Energy demand in industry is 20% higher in 2030 compared with 2005. Heavy industries (such as iron and steel) grow slower than lighter less energy intensive ones (e.g. engineering). Energy intensity in industry (energy consumption in industry related to value added) improves therefore by 1.4% per year up to 2030. This shift in the production structure also entails much higher use of electricity in industry (+ 37%). With strong penetration of electricity in industry there is much lower growth of CO2 (+6%) compared with growth of industrial energy consumption (+20%).
Energy demand for services is projected to be 26% higher in 2030 than in 2005, reflecting the increasing share of services in modern economies. This development is driven by increasing demand for electricity (e.g. office equipment). With this strong penetration of electricity in the service sector, there is a stabilisation of CO2 emissions from services compared with the 26% increase of energy demand.
On the contrary, energy demand in agriculture increases least, growing nevertheless by 8% between 2005 and 2030.
Household energy demand is expected to rise by 12% between 2005 and 2030. The increasing number of households (+14% up to 2030), following demographic and lifestyle changes towards smaller household size, is an important factor for this development. On the other hand, there are some saturation effects concerning heating energy demand. The increasing use of electric appliances and air conditioning entail rising electricity demand (+34%). Given this shift towards electricity use by households, CO2 emissions from households remain stable up to 2030 at the present level (compared with a 12% increase in energy demand).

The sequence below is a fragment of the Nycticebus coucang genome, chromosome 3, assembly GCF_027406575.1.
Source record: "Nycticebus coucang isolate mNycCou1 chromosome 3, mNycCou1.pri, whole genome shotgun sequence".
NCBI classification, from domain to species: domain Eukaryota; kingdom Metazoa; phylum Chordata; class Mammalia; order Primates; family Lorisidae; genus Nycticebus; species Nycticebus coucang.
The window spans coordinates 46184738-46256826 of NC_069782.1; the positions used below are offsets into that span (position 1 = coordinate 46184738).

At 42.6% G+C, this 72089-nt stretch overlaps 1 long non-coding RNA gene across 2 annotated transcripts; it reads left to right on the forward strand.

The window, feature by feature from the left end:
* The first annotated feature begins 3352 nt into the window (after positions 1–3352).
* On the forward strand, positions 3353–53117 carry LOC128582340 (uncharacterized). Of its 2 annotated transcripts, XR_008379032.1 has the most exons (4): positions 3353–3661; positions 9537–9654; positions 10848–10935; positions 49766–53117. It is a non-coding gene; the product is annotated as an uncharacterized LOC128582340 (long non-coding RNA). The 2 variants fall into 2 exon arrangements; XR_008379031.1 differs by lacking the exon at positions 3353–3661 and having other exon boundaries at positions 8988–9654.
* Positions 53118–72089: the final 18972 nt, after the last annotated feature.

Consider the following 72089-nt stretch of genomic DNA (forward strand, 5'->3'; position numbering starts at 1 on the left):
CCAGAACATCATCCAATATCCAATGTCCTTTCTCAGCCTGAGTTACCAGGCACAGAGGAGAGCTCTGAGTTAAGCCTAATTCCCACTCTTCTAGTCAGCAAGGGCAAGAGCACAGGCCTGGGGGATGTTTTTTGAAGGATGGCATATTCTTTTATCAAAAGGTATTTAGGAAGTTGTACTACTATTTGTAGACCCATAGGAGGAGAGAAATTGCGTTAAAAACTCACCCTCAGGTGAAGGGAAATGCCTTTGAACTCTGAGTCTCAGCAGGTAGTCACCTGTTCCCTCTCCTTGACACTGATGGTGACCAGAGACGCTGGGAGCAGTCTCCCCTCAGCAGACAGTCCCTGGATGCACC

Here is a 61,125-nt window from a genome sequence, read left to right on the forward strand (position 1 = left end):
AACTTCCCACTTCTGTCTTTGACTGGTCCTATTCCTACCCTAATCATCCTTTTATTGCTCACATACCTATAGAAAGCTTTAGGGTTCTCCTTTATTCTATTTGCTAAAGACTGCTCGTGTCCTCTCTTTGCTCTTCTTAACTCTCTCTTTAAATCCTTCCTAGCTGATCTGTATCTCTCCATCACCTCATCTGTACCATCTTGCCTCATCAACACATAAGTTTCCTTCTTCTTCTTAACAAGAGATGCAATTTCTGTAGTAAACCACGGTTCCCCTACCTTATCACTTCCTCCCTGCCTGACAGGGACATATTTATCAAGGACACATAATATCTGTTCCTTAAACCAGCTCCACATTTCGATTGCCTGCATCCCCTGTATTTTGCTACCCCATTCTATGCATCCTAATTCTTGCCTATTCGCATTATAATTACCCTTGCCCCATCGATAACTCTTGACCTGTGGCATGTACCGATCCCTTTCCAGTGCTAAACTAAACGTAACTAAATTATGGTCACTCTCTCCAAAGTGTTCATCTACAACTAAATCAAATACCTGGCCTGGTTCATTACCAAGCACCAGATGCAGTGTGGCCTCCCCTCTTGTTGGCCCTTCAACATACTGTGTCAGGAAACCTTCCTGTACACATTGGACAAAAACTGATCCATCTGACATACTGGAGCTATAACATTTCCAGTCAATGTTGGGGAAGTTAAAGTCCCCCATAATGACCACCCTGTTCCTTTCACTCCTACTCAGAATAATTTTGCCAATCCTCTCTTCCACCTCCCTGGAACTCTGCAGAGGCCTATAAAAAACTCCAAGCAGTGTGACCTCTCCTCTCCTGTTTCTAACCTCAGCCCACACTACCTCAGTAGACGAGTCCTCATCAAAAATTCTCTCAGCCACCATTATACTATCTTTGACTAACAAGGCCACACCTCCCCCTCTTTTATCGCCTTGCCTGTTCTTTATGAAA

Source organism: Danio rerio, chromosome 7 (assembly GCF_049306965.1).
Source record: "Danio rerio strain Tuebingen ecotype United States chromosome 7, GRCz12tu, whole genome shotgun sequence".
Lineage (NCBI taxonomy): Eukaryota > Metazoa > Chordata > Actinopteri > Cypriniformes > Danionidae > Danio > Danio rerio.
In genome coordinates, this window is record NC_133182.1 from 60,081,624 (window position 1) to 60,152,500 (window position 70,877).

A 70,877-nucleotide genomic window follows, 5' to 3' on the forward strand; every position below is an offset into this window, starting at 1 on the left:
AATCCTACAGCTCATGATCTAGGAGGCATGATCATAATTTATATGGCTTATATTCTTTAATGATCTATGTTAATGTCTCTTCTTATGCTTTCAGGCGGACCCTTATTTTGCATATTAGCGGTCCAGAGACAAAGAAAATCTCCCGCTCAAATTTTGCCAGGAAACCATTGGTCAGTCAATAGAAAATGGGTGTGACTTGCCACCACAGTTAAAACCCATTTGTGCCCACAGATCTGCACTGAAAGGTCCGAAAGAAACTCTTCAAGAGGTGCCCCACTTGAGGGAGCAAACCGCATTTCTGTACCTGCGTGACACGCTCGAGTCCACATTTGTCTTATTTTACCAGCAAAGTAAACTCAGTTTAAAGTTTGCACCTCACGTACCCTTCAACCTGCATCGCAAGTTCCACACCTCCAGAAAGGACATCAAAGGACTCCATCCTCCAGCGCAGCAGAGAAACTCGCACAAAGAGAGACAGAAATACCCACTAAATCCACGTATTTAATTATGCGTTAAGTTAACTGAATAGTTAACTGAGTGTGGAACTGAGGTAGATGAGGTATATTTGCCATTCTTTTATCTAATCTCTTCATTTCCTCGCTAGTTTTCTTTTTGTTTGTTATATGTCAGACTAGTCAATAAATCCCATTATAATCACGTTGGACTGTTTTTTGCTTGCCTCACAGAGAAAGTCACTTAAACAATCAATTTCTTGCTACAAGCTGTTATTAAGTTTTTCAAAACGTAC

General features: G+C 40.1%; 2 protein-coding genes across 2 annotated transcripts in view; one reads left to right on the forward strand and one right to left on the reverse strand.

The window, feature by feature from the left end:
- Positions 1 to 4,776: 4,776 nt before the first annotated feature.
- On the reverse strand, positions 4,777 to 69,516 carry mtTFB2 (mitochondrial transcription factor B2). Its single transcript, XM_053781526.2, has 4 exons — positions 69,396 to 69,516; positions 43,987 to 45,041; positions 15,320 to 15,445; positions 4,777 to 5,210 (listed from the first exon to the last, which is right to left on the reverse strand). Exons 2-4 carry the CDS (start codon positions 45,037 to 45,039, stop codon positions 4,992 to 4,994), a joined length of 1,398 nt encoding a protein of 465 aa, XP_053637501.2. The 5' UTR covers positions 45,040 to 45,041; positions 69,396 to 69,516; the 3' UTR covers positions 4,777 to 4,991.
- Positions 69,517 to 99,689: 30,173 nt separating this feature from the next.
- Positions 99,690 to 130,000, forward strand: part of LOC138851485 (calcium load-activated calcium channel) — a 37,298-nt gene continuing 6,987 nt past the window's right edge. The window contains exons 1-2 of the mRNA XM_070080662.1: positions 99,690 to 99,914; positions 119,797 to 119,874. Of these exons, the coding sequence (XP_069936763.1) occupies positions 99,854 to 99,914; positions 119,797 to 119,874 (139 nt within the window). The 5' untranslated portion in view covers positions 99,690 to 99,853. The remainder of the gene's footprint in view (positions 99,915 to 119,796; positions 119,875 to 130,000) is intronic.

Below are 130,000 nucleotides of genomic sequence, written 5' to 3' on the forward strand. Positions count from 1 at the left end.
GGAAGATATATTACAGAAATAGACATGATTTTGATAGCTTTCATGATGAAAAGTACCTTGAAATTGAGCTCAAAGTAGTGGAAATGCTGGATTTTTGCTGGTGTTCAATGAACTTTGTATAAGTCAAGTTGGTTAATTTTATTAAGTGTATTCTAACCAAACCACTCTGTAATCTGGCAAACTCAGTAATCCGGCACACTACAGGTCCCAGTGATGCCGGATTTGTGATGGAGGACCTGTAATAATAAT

Overall, electricity shows the most important increase in final energy demand (+38% up to 2030). There is also strong growth of heat from CHP and district heating (+17%). Oil demand increases by 12% due to growing transportation fuel demand and despite some replacement by gas and electricity in stationary uses. Natural gas continues to make inroads for heating purposes (+14%).
Solid fuels continue to decline strongly so that their use becomes more and more concentrated in some heavy industries. Final demand of renewables almost double, encompassing both traditional uses, such as wood combustion, but also biofuels in transport and solar water heating. Higher deployment of biofuels is the major driving force for greater renewables penetration in final demand (as distinct from renewables used for power generation, where hydro and wind are established sources with a great potential for further wind penetration).
Input data to PRIMES - macro-economic data: demographics, antional accounts, sectoral activity and income variables - output from EUROSTAT data
Input data to PRIMES model - structure of energy consumtpion and structure of activity variables - output from EUROSTAT data
Output data from PRIMES - Final energy demand by fuel and sector - output from PRIMES model
provided by Directorate-General for Energy and Transport
More information about this indicator
See this indicator specification for more details.
Contacts and ownership
EEA Contact InfoAnita Pirc Velkavrh
EEA Management Plan2010 (note: EEA internal system)
For references, please go to www.eea.europa.eu/soer or scan the QR code.
This briefing is part of the EEA's report The European Environment - State and Outlook 2015. The EEA is an official agency of the EU, tasked with providing information on Europe’s environment.